Review

Planet Earth: Part 1

Written and narrated by Sir David Attenborough

Planet Earth DVD

Product details

Product name: Planet Earth: part 1

Reviewer: Bob Guntrip

Author: Sir David Attenborough

Publisher: BBC

Price: $40.95

Size: Episodes 1 - 5

G Rating:

5

Here is nature writ large - very large. In scale and content Planet Earth is in sharp contrast to David Attenborough's last TV series, Life in the Undergrowth.

From the opening titles of each episode, the camera soars across deserts and mountains, plunges into waterfalls and through deep cavern systems, its footage culled from 200 locations during five years in the field; all of it accompanied by Attenborough's gentle but impassioned narrative.

As the title suggests, this series looks not only at the life to be found on the blue planet, but at the planet itself, and particularly at its meteorology and geology.

This disc contains the first five episodes, entitled ‘From Pole to Pole', ‘Mountains', ‘Fresh water', ‘Caves' and ‘Deserts'.

The episode devoted to deserts, for example, begins in the chill wastes of the Gobi Desert and the climate that sees the snows of winter evaporate rather than melt. Cue the Bactrian camel, now not far from extinction and the pursuit of many days necessary to film their courtship rituals.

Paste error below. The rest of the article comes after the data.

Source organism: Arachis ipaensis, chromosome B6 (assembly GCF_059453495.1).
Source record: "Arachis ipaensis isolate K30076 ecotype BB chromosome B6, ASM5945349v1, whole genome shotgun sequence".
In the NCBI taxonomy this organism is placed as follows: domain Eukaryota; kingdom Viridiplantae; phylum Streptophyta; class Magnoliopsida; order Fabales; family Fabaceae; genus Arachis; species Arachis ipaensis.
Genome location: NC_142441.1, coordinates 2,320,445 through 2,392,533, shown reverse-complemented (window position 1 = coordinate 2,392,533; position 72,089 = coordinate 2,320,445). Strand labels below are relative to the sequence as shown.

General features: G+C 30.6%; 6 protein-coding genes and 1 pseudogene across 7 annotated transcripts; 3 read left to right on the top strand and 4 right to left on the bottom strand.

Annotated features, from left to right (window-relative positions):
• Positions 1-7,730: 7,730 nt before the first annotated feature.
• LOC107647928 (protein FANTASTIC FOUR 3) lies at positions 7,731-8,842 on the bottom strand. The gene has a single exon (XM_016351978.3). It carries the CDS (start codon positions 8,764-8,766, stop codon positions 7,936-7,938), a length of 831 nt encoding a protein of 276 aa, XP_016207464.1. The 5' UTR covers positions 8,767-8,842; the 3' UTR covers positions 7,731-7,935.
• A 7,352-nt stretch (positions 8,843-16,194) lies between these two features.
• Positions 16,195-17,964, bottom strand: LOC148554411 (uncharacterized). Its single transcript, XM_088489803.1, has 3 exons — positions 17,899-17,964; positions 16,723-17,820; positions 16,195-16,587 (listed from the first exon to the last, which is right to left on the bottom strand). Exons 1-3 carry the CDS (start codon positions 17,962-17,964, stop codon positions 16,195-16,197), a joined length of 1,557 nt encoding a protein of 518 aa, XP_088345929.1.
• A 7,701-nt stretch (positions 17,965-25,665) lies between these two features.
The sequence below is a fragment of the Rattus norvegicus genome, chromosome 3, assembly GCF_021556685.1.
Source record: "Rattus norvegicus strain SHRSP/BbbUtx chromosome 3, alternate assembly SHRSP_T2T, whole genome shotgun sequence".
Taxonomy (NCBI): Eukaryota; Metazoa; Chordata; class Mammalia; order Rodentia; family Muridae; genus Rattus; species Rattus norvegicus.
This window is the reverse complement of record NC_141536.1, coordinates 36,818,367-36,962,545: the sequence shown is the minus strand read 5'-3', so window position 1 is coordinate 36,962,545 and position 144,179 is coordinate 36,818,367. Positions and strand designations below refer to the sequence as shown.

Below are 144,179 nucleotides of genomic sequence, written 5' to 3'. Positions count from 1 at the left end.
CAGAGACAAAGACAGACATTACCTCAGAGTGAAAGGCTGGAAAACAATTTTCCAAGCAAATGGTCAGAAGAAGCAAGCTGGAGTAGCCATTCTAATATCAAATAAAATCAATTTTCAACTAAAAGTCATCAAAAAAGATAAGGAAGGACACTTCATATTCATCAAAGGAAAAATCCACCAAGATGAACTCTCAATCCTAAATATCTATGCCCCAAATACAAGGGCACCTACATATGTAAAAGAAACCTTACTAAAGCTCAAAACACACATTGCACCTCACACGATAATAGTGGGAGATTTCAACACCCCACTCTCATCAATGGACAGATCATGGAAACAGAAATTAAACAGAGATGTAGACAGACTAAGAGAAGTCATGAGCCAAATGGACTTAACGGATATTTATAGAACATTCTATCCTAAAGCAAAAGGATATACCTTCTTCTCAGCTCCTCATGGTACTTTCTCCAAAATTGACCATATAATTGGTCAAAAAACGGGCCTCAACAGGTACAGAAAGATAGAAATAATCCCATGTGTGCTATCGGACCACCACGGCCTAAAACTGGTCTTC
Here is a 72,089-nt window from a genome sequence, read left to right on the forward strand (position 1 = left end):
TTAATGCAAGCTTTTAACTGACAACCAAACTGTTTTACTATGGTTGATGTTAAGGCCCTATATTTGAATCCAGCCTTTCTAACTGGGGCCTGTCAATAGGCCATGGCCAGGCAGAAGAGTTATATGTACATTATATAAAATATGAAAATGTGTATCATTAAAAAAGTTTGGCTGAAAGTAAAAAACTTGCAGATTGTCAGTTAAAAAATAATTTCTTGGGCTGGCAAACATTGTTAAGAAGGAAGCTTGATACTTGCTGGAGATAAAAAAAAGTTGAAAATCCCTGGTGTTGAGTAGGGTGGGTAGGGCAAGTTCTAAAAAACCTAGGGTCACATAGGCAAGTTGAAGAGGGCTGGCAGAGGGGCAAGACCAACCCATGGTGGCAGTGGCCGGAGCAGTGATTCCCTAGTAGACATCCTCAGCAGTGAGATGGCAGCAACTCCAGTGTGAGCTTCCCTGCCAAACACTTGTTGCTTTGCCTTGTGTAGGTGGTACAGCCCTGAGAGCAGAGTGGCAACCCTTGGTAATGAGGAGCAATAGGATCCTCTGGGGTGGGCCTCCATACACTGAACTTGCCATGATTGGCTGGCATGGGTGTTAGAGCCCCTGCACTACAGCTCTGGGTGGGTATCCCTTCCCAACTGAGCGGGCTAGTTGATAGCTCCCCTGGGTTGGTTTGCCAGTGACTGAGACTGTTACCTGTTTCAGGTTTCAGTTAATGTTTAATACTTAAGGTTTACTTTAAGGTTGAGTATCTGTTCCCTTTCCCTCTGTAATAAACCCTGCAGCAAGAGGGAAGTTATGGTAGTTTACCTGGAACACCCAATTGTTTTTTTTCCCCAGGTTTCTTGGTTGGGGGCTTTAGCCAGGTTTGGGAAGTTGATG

The delicate interdependence of the planet's structures and species is a theme of the series, and extends far beyond the mammalian. In a cave system beneath the heat of Mexico, mineral salts have created an intricate and extensive pattern of the purest crystals, layer upon layer, named the cave of chandeliers by the few explorers to have witnessed them. The caves are now closed to casual visitors.

Almost as astounding is the ingenuity of the production crew in communicating some of the world's more inaccessible wonders. Elsewhere in central America is a cave occupied by millions of bats. On the cave floor, the bats' droppings have formed a mound 100m high. Its surface is a moving mass of cockroaches.

The BBC crew spent three days here, rigging up a camera mechanism to show the extent of the bats' toilet. The breathtaking camerawork is acknowledged in this twin-DVD set with a 10-minute making-of feature at the end of each episode.

Not for the first time, and let's hope not for the last, David Attenborough shows us the manifold beauties of our home world from a new angle. See it while you can.


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